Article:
In the 1960s, Ghana began exploring the construction of a nuclear power facility, but a coup halted the project. With help from the International Atomic Energy Association, it brought the plan back to life in 2006 after a catastrophic power outage.

Similar to other African nations, Ghana is progressively exploring the potential of nuclear power to bridge supply gaps on a continent where more than 600 million people live without access to energy.

Both Burkina Faso and Uganda have agreements in place with China and Russia to build their first nuclear power plants. As part of their energy mix, Namibia, Kenya, and Morocco are also aiming to include nuclear power.

Amidst acute power shortages, South Africa, which runs the only nuclear reactor on the continent, plans to add 2,500 megawatts (MW) of power from the resource. According to Sogbadji, Ghana wants to increase its electricity mix to include 1,000 megawatts of nuclear power by 2034.

Energy authority in the West African nation, which is now experiencing power shortages, has 5,454 MW of installed capacity, of which 4,483 MW is available.

Ghana, a country that exports gold, oil, and cocoa, anticipates using nuclear power as its foundation for faster and more comprehensive industrialization while expanding energy exports via the West Africa Power Pool to countries like Benin, Ivory Coast, and Togo.

According to Sogbadji, the government has already acquired a location big enough to house five reactors. It would be preferable, he continued, to “build, own, operate and transfer” with space for local equity holding.

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Musings From Abroad

Nigeria’s Air Peace accused of safety violation by UK regulator

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Nigeria’s Civil Aviation Authority has received a letter from the United Kingdom Civil Aviation Authority claiming that Nigerian carrier, Air Peace, had allegedly broken several aviation safety laws.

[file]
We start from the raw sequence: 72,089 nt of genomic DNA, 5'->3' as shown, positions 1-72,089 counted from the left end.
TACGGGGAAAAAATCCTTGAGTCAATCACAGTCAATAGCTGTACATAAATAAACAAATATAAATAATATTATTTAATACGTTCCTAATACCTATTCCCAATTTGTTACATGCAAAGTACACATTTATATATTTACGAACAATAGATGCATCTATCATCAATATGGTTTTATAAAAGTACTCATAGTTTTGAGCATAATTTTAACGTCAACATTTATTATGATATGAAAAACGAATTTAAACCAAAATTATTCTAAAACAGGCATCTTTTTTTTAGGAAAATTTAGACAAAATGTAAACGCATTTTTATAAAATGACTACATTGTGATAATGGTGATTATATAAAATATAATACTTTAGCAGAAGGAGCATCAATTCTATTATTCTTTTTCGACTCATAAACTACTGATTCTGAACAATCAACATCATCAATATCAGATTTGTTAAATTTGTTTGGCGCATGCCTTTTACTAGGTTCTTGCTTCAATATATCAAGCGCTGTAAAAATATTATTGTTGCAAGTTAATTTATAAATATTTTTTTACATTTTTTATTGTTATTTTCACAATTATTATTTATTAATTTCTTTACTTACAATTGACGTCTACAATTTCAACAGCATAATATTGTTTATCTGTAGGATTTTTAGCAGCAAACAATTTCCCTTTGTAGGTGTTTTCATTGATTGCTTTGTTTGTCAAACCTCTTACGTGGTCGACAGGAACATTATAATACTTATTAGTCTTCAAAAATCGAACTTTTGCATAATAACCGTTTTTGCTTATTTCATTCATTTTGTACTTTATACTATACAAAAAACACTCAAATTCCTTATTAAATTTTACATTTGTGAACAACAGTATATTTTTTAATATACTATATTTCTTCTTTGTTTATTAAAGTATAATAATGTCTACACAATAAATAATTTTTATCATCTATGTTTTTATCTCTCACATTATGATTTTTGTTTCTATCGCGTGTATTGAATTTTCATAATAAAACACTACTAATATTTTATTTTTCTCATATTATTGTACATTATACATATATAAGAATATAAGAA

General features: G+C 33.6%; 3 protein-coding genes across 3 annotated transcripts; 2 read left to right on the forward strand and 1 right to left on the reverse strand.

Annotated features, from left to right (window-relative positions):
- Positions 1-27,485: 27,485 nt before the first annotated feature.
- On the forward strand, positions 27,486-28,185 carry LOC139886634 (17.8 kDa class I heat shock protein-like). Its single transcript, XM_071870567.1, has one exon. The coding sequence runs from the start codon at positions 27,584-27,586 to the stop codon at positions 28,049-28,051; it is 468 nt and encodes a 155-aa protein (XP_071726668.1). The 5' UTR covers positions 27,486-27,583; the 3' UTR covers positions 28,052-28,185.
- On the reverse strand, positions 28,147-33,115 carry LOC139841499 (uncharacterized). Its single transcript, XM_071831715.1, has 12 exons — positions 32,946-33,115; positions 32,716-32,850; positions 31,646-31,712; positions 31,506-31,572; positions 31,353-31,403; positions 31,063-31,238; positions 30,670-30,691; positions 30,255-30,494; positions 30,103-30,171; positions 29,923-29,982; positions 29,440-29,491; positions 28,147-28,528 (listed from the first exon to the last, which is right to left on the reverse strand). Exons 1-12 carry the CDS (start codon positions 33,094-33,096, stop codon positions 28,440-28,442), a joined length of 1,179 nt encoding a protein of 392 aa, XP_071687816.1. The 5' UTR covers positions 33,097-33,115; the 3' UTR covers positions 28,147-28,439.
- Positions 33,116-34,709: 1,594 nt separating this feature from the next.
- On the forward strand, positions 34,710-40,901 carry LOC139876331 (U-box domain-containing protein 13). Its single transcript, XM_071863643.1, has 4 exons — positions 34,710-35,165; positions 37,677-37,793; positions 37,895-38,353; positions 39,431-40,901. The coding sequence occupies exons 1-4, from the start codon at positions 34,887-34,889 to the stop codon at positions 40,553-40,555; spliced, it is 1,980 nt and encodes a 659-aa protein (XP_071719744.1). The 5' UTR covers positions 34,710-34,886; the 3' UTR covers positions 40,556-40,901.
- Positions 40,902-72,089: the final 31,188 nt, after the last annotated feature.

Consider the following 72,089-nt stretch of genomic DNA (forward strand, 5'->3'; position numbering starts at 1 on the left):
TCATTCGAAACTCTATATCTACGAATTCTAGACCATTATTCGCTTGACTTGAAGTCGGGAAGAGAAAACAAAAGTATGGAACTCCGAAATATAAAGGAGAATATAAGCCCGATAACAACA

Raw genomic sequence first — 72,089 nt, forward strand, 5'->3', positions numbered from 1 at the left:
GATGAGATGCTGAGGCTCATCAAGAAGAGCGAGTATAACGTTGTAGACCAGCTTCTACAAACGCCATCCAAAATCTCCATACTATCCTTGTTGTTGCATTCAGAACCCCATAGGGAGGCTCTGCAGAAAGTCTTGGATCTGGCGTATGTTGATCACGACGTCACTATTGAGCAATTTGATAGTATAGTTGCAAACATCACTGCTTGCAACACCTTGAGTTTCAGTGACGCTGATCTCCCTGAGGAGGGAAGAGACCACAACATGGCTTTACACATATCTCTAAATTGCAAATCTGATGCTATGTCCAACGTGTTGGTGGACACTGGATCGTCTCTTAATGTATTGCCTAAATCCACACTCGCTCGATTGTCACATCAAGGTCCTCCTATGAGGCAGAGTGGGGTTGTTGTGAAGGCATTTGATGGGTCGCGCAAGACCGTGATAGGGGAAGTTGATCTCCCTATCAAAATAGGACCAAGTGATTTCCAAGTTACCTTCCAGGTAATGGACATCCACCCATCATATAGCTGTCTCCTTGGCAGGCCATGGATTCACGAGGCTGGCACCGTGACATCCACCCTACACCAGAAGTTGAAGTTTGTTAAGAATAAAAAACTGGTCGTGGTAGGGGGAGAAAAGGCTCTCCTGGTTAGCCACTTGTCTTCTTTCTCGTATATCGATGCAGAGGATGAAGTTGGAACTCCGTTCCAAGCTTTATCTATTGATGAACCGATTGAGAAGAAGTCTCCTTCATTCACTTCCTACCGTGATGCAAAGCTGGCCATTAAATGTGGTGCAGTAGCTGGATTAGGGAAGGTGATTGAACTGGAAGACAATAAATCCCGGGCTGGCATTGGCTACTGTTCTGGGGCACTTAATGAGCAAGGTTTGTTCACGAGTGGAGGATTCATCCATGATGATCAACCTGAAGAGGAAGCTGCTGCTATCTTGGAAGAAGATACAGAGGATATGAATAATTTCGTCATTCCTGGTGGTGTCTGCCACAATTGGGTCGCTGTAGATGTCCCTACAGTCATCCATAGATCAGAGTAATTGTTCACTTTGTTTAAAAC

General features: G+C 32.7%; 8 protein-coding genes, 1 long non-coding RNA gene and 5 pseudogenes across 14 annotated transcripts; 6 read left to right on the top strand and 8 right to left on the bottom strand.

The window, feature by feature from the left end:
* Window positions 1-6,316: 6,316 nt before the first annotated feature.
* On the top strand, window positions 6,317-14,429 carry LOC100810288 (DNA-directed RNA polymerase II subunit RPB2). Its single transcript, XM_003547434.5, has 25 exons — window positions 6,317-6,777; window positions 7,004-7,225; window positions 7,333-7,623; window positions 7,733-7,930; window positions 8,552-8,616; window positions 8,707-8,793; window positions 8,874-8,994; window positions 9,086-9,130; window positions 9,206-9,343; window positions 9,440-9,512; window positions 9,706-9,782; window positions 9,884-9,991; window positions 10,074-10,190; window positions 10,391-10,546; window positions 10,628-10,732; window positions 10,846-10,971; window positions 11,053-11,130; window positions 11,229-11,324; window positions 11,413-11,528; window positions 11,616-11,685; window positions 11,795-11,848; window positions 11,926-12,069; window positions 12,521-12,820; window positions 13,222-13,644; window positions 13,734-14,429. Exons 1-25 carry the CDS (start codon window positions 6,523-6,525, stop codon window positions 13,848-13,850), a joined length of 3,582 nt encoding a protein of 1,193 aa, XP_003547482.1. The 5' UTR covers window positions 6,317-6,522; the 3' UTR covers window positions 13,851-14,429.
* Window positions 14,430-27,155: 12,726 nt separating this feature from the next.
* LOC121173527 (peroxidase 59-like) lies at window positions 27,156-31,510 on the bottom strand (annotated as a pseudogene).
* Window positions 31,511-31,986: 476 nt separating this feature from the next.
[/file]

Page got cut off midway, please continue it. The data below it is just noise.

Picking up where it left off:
The allegation comes just three months after the Nigerian airline initiated the Lagos-London route.

“United Kingdom SAFA Ramp Inspection Report with reference number: CAA-UK, -2024-0217” and “NATS Management System Safety Report” were the titles of the CAA’s letter of complaint that was sent to the NCAA. Additionally, the NCAA has written to Air Peace to elucidate the matters at hand.

The letter was labelled “United Kingdom SAFA Ramp Inspection Report” and has the reference number NCAA/DOLTS/APL/Vol.11/03624 on it. Capt. O.O. Lawani, the NCAA General Manager of Operations, signed the document, which had the date May 14, 2024.

The NCAA stated in the letter that the flight captain acknowledged using an electronic flight bag for navigation and that the UK CAA had alerted it to the lack of operational approval for Electronic Flight Bag functions that could compromise the aircraft’s safety.

NCAA added that “no mounting device for the use of EFB, no charging points, or battery for backup” was mentioned in the letter from the CAA.

Air Peace has started flying from Murtala Muhammed International Airport in Lagos to London Gatwick as part of Nigeria and the United Kingdom’s bilateral air services agreement.

As of the time of publication, Stanley Olisa, the Air Peace spokesperson, could not be reached.

Since Air Peace started operating flights from Lagos to London, international airlines including British Airways, Virgin, and others have reduced their fares on the route.

Several industry watchers have urged Nigeria’s government to back Air Peace by opposing ‘aero politics” along the route and taking retaliatory measures to undermine Air Peace’s viability there.